Staycations have become increasingly popular since the pandemic has disrupted global travel in a big way. Instead of booking flights to Spain, people are exploring home-grown locations and beauty spots, such as Cornwall, Wales, and the Lake District. Purchasing a campervan makes a lot of sense if you plan to travel around the UK rather than flying abroad. There is an upfront investment, but over time, you will save money on accommodation and enjoy the flexibility of travelling anywhere on a whim.
If you are currently looking for a campervan, here’s a useful guide.
Buying a used campervan is cheaper than splurging on a brand-new model. Prices have risen a lot in the last three years, but there are still good deals to be had. Have a budget in mind before you begin looking. Bear in mind that older models are likely to need more work, which all adds up, but some very old vans like VWs are cool and trendy.
Type of Campervan
New models, especially brand-new campervans, often come with every possible convenience, such as heating, showers, and more. You will have to pay extra for such a van, so decide what you actually need versus what you can live without. For example, if all you really want is a basic van for you and the dogs, no frills, then a cheaper model is going to be fine. But if you desire something a bit more upmarket, look at campervan conversions Glasgow, where vans have had luxury fit-outs with all mod-cons.
Another aspect to think about is whether the van you buy has a high-top, hard-top, or a pop-top. High-top vans offer more headroom but don’t fit under height-restricted barriers, such as in car parks. Pop-ups give you extra headroom but can be lowered when the van is on the road or stored in a garage. Hard-top vans offer no additional headroom, but for a cheap and cheerful weekend surf and camp van, this probably won’t matter.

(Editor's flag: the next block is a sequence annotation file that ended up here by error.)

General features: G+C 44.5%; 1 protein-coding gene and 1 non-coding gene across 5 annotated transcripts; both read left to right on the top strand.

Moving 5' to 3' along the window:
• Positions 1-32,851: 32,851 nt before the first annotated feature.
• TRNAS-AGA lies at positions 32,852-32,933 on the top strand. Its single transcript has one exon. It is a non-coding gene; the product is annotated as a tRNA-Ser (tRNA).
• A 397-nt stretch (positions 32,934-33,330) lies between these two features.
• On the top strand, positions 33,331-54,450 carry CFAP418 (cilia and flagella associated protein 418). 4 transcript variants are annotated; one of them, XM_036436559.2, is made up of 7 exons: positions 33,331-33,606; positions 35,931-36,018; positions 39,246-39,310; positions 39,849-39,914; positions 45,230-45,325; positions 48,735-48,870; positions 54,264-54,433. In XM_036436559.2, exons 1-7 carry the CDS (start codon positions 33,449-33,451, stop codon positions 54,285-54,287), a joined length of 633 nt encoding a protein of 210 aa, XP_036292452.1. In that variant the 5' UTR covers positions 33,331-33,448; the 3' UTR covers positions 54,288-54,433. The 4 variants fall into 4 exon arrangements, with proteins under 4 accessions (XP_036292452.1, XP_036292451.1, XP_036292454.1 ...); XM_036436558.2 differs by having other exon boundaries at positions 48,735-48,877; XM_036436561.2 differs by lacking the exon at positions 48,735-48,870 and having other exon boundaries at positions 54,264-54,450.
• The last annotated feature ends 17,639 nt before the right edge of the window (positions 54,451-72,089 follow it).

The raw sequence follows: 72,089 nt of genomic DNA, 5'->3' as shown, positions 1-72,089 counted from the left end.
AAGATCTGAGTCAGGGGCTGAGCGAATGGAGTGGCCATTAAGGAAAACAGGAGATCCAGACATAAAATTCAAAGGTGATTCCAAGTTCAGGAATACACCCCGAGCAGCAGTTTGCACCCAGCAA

The bigger the van, the more space it will offer, which includes sleeping berths. Smaller vans can usually sleep up to two people, whereas extra-large vans can accommodate up to five people. If you’re planning on taking the family camping, a larger van is needed unless you are happy to stick the kids in an adjacent tent.
Private Seller Vs Dealer
Dealers are often more expensive, but they do offer greater protection in the form of warranties and the option to have the vehicle transported to your home address. You’ll also have a decent range of vehicles to choose from if you purchase from a dealer. Nevertheless, it is worth scanning ads in the classified section to get a feel for prices and availability.
Get a Second Opinion
Never be blinded by an attractive fit-out to the extent that you fail to notice the bald tyres or rust patches on the sills. Take a mechanic friend with you when you go to view a campervan, to make sure it’s not a damp death trap.
Finally, get some insurance quotes before you begin looking for a campervan. It may be more expensive than you thought.
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